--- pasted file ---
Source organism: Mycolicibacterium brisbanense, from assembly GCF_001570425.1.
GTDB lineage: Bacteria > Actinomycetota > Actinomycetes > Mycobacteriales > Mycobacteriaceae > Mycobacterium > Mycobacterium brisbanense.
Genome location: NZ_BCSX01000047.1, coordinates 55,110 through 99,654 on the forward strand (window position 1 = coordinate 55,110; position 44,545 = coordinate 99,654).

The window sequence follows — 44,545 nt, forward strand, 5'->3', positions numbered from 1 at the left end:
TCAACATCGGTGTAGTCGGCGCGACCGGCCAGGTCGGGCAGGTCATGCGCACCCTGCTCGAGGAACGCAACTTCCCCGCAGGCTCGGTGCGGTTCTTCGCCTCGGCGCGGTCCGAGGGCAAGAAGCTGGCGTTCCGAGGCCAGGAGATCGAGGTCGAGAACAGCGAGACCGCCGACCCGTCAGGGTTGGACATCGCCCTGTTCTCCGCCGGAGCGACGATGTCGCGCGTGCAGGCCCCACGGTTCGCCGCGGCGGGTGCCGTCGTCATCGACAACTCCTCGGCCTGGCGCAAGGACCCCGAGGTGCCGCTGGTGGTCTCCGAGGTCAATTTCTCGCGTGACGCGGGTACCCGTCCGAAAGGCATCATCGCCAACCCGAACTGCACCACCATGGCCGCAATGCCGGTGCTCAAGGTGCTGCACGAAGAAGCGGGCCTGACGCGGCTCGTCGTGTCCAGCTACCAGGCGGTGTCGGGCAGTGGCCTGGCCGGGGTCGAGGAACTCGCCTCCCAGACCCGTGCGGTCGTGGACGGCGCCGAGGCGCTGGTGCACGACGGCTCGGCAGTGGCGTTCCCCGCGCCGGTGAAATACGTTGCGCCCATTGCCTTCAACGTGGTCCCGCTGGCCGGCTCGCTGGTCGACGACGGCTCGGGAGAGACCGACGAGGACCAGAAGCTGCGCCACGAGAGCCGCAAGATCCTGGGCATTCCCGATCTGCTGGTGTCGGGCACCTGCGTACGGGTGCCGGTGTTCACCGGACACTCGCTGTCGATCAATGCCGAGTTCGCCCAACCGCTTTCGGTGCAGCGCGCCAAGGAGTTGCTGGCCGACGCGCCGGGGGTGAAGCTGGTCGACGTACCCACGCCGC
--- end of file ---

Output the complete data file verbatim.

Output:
Source organism: Mycolicibacterium brisbanense, from assembly GCF_001570425.1.
GTDB lineage: Bacteria > Actinomycetota > Actinomycetes > Mycobacteriales > Mycobacteriaceae > Mycobacterium > Mycobacterium brisbanense.
Genome location: NZ_BCSX01000047.1, coordinates 55,110 through 99,654 on the forward strand (window position 1 = coordinate 55,110; position 44,545 = coordinate 99,654).

The window sequence follows — 44,545 nt, forward strand, 5'->3', positions numbered from 1 at the left end:
TCAACATCGGTGTAGTCGGCGCGACCGGCCAGGTCGGGCAGGTCATGCGCACCCTGCTCGAGGAACGCAACTTCCCCGCAGGCTCGGTGCGGTTCTTCGCCTCGGCGCGGTCCGAGGGCAAGAAGCTGGCGTTCCGAGGCCAGGAGATCGAGGTCGAGAACAGCGAGACCGCCGACCCGTCAGGGTTGGACATCGCCCTGTTCTCCGCCGGAGCGACGATGTCGCGCGTGCAGGCCCCACGGTTCGCCGCGGCGGGTGCCGTCGTCATCGACAACTCCTCGGCCTGGCGCAAGGACCCCGAGGTGCCGCTGGTGGTCTCCGAGGTCAATTTCTCGCGTGACGCGGGTACCCGTCCGAAAGGCATCATCGCCAACCCGAACTGCACCACCATGGCCGCAATGCCGGTGCTCAAGGTGCTGCACGAAGAAGCGGGCCTGACGCGGCTCGTCGTGTCCAGCTACCAGGCGGTGTCGGGCAGTGGCCTGGCCGGGGTCGAGGAACTCGCCTCCCAGACCCGTGCGGTCGTGGACGGCGCCGAGGCGCTGGTGCACGACGGCTCGGCAGTGGCGTTCCCCGCGCCGGTGAAATACGTTGCGCCCATTGCCTTCAACGTGGTCCCGCTGGCCGGCTCGCTGGTCGACGACGGCTCGGGAGAGACCGACGAGGACCAGAAGCTGCGCCACGAGAGCCGCAAGATCCTGGGCATTCCCGATCTGCTGGTGTCGGGCACCTGCGTACGGGTGCCGGTGTTCACCGGACACTCGCTGTCGATCAATGCCGAGTTCGCCCAACCGCTTTCGGTGCAGCGCGCCAAGGAGTTGCTGGCCGACGCGCCGGGGGTGAAGCTGGTCGACGTACCCACGCCGC